Only a handful of spots in the Panhandle are critical for the survival of water-feeding birds, and Juneau's urban wetlands is one of them.
Sound off on the important issues at
Just this month, the Mendenhall wetlands was ranked an Important Bird Area for Alaska - the first spot in Southeast Alaska to get the designation.
While the designation has no legal force, "it plants a flag" on the wetlands indicating its incredible value for birds, said Ian Stenhouse, of the Audubon Alaska chapter.
On a single spring day, Juneau birders have counted up to 5,000 migrating western sandpipers lighting on the Mendenhall Wetlands State Game Refuge, looking for little bugs.
The refuge is a Juneau birder's paradise. Only 16 percent of the birds who use it reside in Juneau year-round, and the rest stop by on their way to and from other places, such as the Arctic or the tropics, says Robert Armstrong, a Juneau birder and biologist.
Not just a hot zone for birds, the Mendenhall wetlands also shelters and feeds Dungeness crab, coho salmon, flounder, harbor seals, hooligan, sand lance, innumerable small bugs and clams, mink, river otters, bats ... and the list goes on.
To celebrate the ecological values of the wetlands, the Alaska Department of Fish and Game will conduct an April lecture series to offer the public some of the wealth of knowledge gained by Juneau scientists who study the wetlands.
"There's a lot of community interest in the wetlands," said Kristen Romanoff, an education specialist with the department, who helped organize the upcoming series. "Given that it is such an important place for wildlife, people are curious to learn more and have a better understanding," Romanoff said.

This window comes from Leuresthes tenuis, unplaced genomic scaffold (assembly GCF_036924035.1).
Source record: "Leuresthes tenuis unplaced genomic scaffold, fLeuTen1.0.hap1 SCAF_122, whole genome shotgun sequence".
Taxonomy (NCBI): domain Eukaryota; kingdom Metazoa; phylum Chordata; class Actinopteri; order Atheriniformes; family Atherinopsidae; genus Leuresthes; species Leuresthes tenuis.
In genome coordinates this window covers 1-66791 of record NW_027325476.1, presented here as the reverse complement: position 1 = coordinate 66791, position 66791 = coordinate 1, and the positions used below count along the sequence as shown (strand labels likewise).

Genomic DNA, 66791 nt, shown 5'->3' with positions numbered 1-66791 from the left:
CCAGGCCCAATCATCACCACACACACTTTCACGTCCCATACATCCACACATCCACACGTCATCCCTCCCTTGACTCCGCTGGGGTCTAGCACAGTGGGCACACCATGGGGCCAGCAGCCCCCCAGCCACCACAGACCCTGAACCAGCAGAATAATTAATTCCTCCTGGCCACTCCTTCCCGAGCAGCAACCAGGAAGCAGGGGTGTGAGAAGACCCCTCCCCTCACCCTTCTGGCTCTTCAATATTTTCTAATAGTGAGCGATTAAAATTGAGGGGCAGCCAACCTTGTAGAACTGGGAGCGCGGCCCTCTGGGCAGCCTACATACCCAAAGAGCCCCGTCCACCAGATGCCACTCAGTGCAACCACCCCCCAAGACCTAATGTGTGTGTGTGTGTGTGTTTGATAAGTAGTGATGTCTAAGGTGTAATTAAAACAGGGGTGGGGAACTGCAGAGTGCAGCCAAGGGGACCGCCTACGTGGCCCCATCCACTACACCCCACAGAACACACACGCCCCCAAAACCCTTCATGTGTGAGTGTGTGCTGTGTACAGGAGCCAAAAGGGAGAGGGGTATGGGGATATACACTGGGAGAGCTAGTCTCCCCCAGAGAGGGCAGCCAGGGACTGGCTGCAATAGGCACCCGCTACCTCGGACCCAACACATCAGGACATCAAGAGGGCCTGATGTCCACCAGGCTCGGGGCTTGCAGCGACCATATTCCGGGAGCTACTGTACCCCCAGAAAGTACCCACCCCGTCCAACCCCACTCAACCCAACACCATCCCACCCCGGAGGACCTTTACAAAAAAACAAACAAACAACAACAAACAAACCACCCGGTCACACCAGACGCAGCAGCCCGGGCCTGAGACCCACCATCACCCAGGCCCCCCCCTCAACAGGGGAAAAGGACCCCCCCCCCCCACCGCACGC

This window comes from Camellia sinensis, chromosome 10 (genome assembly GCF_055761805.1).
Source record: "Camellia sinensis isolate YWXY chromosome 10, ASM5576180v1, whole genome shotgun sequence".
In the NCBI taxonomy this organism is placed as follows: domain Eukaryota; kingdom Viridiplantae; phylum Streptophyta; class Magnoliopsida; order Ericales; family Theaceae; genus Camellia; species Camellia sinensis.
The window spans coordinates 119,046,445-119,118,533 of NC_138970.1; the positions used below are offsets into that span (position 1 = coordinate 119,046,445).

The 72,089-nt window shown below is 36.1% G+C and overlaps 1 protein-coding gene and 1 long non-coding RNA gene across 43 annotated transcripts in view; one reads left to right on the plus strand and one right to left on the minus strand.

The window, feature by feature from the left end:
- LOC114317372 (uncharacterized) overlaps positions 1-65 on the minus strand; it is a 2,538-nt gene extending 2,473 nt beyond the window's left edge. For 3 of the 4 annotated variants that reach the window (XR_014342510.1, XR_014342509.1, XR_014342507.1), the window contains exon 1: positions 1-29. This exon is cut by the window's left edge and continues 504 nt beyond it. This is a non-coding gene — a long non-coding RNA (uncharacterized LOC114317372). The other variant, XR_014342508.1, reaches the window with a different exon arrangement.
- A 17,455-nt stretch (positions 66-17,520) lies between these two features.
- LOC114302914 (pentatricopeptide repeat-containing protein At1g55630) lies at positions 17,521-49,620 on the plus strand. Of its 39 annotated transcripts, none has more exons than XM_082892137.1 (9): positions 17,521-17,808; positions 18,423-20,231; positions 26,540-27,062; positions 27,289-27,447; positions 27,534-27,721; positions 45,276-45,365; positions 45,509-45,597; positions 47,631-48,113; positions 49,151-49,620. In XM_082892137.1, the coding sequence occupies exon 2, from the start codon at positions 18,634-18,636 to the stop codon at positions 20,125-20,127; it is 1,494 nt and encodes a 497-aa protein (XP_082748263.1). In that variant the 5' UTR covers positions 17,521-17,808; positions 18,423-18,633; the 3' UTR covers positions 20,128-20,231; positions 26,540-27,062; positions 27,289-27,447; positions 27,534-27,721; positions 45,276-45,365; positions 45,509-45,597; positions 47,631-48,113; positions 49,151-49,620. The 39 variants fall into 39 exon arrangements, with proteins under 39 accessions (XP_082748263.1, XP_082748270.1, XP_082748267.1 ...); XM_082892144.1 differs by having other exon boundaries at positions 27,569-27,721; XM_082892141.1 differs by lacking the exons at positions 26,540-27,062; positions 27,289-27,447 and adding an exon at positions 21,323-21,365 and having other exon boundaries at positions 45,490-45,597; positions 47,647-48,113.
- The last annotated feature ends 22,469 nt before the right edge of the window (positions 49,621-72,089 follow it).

Another reason the refuge has captured local interest is because of its fluid boundary lines. Due to a collision of geological forces and property interests, the refuge is getting smaller.
The shrinking is underway because the refuge's only formal boundary is the mean high tide line. That line is moving out further and further into the refuge while the ground - lifting after the release of pressure from melting glaciers - rises at a rate of nearly six inches every 10 years.
Property owners can request the "new" land. Upwards of 16 acres already have been pulled from the refuge and additional acres are pending, according to Fish and Game. Some landowners are working with the Southeast Alaska Land Trust to designate their land for conservation.
Conservation or not, the wetlands will gradually become a different kind of wetlands, scientists say.
In 1962, the wetland contained about 1,400 acres of low-marsh sedges, an important sheltering area for cohos and source of food for ducks and geese. By 2025, the sedges will likely be limited to 400 acres, said Richard Carstensen, a Juneau ecologist.
Carstensen said the sedge grasses will still form thin belts around sloughs, and they will likely colonize new areas such as the Sunny Point and Lemon Creek area, which might be beneficial in drawing waterfowl away from the airport.
Over time, though, the wetlands will become a high-marsh grass-dominated place, with markedly less salt marsh for aquatic species but more space for land animals, Carstensen said.
Because of the shifting tide lines, much of that high-marsh grass land will be in private hands. "We're seeking ways to work with property owners to maintain the integrity of the refuge," Romanoff said.
Elizabeth Bluemink can be reached at firstname.lastname@example.org.
© 2017. All Rights Reserved. | Contact Us